Q: We recently
purchased a horse (American Saddlebred/Arabian Gelding). This horse had egg bar
horseshoes on his front hooves. Our farrier stated that egg bar shoes are only
used because the horse had major problems (foundering, muscle or tendon
problems, etc.). We asked the seller of the horse if any problems existed and
why egg bars were used. She stated 1) the egg bars are commonly used in training
an "English" style horse and 2) the horse was a little "underslung"
and the shoes allowed more heel to develop.
Could you shed some light on this issue. Are egg bars ever used for correcting
minor problems, such as underslung horses or to train them in the
"English" style? Or does the presence of egg bars indicate the horse
had earlier, major problems such as foundering or muscle problems?
A: The egg bar shoe is not an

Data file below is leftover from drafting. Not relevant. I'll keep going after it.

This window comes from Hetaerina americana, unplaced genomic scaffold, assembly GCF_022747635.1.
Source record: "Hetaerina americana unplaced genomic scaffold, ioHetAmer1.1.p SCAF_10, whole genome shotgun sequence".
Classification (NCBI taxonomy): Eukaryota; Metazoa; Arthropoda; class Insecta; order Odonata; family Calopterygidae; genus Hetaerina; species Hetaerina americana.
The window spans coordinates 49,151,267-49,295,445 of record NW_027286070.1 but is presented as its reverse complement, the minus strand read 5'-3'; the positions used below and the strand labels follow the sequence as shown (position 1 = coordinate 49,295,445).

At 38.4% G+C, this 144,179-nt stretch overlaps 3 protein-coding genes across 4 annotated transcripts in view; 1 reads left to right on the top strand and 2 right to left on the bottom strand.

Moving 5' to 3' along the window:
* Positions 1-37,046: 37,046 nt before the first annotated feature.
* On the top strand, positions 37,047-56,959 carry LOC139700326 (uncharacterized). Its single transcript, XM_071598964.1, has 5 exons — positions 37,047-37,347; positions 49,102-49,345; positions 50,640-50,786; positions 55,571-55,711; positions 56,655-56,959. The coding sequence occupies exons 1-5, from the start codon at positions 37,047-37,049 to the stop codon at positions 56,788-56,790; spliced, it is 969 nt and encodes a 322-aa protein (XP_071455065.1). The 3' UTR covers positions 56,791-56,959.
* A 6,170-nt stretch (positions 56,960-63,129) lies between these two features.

invention of the 90's. It has been around for a long, long time.
This shoe has recently stepped from recognition as being only a corrective shoe
to wide acceptance as being a preventative shoe for aiding horses so that they
will not fall prey to a host of physical structural problems. This view of the
egg bar shoe has been echoed by respected veterinarians, farriers, trainers,
judges and horse owners alike in many equine disciplines.
Although the presence of egg bar shoes should alert one to be watchful for
possible past problems, they should NOT automatically lead one to conclude that
the horse did have major problems.
Both the reasons stated by the seller of your horse are valid reasons for a
horse to be wearing egg bar shoes. The majority of egg bar shoes that I apply in
my practice are in fact for underslung heels. However, the number of sport
horses I shoe with egg bars as preventative shoes is increasing.
The egg bar shoe should only be applied by an experienced, knowledgeable and
I hope this helps you feel better about your new horse.
The American Blacksmith